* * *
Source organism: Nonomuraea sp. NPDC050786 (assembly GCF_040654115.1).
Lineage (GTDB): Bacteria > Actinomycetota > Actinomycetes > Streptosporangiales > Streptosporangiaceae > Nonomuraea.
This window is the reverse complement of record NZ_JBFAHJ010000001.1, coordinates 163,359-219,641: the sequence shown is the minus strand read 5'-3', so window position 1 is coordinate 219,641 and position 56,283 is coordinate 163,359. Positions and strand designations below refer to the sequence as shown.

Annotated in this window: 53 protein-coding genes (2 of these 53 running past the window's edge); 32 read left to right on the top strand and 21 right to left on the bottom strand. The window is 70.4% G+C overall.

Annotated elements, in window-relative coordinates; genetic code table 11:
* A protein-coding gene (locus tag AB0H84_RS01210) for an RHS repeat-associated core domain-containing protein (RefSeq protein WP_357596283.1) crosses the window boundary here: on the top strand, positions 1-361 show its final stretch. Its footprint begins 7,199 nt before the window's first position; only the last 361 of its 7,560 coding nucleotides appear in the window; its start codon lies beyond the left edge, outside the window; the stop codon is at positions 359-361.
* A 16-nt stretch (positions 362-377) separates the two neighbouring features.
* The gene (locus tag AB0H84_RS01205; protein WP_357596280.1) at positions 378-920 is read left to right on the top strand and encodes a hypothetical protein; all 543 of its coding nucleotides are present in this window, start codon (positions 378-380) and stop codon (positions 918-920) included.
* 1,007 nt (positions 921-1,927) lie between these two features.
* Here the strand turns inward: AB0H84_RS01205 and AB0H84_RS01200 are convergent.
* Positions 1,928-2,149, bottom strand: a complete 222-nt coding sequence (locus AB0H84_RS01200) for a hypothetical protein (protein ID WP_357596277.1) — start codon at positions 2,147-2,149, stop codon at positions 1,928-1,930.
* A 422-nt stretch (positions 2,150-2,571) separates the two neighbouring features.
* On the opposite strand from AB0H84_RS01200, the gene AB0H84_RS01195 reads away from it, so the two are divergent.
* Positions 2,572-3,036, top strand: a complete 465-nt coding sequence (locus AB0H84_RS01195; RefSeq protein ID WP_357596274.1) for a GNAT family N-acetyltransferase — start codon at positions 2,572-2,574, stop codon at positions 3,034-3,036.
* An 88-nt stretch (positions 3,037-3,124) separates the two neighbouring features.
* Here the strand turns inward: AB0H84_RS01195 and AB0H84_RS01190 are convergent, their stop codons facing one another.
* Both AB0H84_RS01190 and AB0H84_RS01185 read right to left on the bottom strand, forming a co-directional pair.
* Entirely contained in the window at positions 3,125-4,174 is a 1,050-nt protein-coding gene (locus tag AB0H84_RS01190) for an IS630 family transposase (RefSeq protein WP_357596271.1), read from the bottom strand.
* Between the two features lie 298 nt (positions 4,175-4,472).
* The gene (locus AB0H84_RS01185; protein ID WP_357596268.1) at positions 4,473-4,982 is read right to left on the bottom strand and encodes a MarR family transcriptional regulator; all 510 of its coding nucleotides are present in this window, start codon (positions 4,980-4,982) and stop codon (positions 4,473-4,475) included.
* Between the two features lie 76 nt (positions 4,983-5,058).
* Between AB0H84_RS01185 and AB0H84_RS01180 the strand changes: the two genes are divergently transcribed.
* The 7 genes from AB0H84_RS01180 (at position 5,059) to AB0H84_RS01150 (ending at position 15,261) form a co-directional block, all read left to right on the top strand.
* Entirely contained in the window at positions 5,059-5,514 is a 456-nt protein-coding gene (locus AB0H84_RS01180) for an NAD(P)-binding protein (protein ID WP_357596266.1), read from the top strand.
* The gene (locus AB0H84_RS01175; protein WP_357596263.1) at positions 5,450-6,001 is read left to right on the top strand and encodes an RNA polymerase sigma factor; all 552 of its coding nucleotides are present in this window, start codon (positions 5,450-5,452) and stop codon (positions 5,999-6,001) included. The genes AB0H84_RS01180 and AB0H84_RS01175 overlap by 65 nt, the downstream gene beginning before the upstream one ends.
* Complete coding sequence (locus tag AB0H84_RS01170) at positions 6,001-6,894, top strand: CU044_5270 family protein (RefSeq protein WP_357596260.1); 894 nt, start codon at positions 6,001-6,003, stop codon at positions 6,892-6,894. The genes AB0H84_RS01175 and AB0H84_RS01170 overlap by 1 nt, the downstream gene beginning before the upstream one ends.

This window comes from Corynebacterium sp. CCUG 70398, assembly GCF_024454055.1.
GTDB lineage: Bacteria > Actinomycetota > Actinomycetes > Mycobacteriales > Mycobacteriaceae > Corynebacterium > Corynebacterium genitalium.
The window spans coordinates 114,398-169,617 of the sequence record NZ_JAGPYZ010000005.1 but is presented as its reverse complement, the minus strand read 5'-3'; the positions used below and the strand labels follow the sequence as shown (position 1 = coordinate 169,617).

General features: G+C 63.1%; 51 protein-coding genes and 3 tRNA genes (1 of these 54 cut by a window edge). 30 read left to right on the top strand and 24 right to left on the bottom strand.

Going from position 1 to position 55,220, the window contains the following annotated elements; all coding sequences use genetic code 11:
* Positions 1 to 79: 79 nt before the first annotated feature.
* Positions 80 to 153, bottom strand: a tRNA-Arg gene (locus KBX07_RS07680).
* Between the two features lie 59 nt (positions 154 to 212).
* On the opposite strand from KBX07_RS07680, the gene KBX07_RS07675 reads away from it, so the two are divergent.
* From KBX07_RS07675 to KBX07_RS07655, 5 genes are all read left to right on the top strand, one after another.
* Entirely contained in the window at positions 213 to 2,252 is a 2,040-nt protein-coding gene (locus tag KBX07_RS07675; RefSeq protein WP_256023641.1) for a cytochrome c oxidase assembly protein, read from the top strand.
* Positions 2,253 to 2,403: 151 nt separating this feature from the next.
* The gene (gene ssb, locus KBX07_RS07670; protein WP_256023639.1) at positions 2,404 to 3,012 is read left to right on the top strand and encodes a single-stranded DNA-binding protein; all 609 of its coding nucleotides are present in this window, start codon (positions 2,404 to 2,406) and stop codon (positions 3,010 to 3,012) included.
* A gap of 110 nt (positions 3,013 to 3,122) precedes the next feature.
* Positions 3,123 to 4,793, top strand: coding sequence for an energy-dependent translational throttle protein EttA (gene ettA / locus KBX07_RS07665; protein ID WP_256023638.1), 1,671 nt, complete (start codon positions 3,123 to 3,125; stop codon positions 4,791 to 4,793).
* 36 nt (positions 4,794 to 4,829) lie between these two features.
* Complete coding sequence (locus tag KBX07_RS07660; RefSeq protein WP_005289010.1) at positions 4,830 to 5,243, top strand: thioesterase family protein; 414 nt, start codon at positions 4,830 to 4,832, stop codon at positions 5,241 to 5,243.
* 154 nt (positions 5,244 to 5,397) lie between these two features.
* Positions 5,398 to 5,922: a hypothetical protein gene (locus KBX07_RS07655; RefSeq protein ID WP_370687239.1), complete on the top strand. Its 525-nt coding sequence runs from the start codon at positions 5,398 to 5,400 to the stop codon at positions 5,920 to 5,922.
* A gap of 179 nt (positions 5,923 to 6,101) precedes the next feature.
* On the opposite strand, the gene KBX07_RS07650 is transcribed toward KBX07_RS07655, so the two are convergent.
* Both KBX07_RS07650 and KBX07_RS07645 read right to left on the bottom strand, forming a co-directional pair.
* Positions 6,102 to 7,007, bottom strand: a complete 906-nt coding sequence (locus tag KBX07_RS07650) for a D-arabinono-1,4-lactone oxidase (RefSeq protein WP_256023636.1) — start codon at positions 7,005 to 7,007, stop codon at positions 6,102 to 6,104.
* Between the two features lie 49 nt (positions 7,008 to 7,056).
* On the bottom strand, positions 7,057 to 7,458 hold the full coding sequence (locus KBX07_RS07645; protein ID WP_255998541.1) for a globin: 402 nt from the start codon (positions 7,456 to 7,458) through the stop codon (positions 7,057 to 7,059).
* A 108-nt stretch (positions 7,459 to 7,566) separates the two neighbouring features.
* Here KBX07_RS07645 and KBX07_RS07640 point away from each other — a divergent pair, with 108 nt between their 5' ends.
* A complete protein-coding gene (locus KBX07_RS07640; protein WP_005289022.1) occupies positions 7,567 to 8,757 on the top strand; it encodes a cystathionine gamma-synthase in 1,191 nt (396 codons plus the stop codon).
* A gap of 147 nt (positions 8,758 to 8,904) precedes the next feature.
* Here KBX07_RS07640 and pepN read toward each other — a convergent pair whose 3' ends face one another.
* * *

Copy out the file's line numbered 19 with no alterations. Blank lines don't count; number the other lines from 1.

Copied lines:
* Between the two features lie 298 nt (positions 4,175-4,472).